Peter Capaldi turns air blue in Letters Live performance
Published 15/03/2016 | 00:41
Peter Capaldi has proved politics never changes as he answered the question of what his famously foul-mouthed character Malcolm Tucker would sound like in the 17th century.
Performing Sultan Mehmed IV's demand for submission and the defiant Zaporozhian Cossacks' response with comedian Matt Berry, Capaldi turned the air blue with salty insults to the applause of the Letters Live audience.
Long before The Thick Of It's Tucker uttered the word "omnishambles", Zaporozhian invective from 1675 included: "What the devil kind of knight are you, that can't slay a hedgehog with your naked arse?"
It was a night of laughter as Ian Hislop paid tribute to the readers of Private Eye, "who proved much funnier than we are", noting a letter from Mark Piggott that condemned a cartoon, The Grand Bipolar Old Duke Of York.
Mr Piggott, who said he may be bipolar, found the cartoon "deeply unfunny and utterly insensitive".
"However, when I read it again a few days later, I thought it was hilarious," he added.
Hislop joined forces with comedian Jack Whitehall to perform Private Eye's response to a man demanding damages for defamation.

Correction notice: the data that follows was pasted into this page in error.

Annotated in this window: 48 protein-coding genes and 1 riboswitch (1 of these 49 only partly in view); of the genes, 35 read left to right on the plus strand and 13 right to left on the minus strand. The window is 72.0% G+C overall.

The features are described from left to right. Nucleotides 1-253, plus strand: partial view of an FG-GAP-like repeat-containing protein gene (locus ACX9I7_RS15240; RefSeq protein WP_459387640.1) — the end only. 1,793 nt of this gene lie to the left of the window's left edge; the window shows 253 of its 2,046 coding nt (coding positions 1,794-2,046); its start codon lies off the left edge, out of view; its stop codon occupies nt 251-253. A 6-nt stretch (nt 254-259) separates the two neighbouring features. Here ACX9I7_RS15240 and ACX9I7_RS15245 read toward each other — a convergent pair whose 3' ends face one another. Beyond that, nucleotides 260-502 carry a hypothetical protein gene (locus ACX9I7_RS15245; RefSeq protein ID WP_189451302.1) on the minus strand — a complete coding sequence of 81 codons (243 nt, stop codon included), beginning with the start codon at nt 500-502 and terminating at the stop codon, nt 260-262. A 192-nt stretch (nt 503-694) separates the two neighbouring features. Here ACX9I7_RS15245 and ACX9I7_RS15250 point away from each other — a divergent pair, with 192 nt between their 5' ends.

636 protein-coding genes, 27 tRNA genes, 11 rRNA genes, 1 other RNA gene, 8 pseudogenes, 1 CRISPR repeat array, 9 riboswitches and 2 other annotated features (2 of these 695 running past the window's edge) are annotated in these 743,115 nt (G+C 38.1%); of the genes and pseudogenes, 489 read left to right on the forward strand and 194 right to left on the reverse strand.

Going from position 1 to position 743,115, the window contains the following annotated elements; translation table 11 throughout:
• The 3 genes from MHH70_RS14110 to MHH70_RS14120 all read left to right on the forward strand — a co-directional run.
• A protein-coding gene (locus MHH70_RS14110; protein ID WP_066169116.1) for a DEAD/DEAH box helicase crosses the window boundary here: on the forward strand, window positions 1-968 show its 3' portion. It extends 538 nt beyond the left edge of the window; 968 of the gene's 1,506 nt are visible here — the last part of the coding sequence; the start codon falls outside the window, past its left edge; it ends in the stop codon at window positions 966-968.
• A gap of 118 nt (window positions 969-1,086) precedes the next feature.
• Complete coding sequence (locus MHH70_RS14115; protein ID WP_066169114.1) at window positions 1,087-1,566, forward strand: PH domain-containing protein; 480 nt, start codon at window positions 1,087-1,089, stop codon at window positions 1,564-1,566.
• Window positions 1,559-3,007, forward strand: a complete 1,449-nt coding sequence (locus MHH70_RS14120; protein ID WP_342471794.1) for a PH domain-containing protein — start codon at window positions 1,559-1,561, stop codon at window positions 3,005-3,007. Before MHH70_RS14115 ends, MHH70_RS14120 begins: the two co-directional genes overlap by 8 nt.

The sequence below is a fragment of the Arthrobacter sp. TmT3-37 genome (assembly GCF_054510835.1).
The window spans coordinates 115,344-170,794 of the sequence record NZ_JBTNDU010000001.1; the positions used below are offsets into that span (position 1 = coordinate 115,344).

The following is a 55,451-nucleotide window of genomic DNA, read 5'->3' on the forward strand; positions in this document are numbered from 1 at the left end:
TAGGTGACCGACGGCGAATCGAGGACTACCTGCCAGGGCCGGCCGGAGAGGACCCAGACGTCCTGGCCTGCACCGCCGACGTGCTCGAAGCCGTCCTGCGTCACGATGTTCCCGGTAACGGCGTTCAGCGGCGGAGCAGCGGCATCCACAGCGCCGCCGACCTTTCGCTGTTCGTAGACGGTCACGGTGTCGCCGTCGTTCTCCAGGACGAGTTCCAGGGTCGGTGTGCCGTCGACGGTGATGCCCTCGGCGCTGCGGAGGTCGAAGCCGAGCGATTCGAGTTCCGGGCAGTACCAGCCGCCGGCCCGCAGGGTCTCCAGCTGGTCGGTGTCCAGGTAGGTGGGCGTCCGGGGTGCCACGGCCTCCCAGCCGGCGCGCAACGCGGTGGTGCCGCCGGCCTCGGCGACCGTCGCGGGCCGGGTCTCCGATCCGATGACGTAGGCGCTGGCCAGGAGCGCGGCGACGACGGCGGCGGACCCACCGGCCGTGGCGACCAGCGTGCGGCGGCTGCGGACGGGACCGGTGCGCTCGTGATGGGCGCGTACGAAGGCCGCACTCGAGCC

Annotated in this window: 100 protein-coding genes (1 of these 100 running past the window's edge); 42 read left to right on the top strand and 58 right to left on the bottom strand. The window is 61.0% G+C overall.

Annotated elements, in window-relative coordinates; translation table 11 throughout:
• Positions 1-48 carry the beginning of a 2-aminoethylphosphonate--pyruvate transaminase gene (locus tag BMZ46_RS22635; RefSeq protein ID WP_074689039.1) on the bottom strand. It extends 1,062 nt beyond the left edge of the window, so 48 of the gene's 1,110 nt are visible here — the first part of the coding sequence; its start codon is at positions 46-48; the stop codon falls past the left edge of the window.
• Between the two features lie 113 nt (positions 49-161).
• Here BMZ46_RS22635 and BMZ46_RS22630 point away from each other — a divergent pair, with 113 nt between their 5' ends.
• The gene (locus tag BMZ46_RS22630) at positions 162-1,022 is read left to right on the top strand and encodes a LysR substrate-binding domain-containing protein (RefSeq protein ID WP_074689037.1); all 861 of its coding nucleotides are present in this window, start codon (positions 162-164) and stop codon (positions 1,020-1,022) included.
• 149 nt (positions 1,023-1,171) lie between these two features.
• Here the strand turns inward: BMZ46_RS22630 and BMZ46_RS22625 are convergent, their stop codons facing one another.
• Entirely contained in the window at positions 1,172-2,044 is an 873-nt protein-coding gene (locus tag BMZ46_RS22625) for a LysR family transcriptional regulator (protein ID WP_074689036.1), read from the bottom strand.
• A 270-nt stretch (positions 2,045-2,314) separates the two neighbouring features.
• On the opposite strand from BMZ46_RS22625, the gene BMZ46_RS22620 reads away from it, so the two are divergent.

"Our reply is as follows, f*** off," Hislop read, before adding: "This letter was written by my predecessor and I've used this reply many times since."
Olivia Colman struggled to contain her giggles during a performance of Tina Fey's responses to online commentators, including defending her ability to guard a bridge to one who called her an "over-rated troll".
She also read a short and sweet note from Eric Idle to John Major sent before their shared 50th birthday.
"Has it ever occurred to you that, but for a twist of fate, I should be prime minister and you could have been the man in the Nudge Nudge sketch from Monty Python? I hope you don't feel too disappointed," Idle wrote.
Whitehall recited a coarse memo from South Park creator Matt Stone to a film certification board formed almost entirely of vetoed sex acts, quipping: "You can see why they got me to read this one, not (Liberty director) Shami Chakrabarti."
Poet Lemn Sissay read former slave Jourdon Anderson's passionate address to his ex-master, demanding 11,680 dollars for 32 years of unpaid wages as a goodwill gesture for his return to servitude.
Pianist James Rhodes recited a letter from a depressed Sergei Rachmaninoff, before performing one of the composer's pieces, saying he "expressed himself better in music".
Capaldi closed the show with a poignant letter from a captain on the Western Front describing to his wife the Christmas truce of 1914 and the knowledge the war was hours away from beginning again, bringing the audience to silence.
Chakrabarti, Jack Dee and Miriam Margolyes also performed historic letters at the event, which concludes on Tuesday.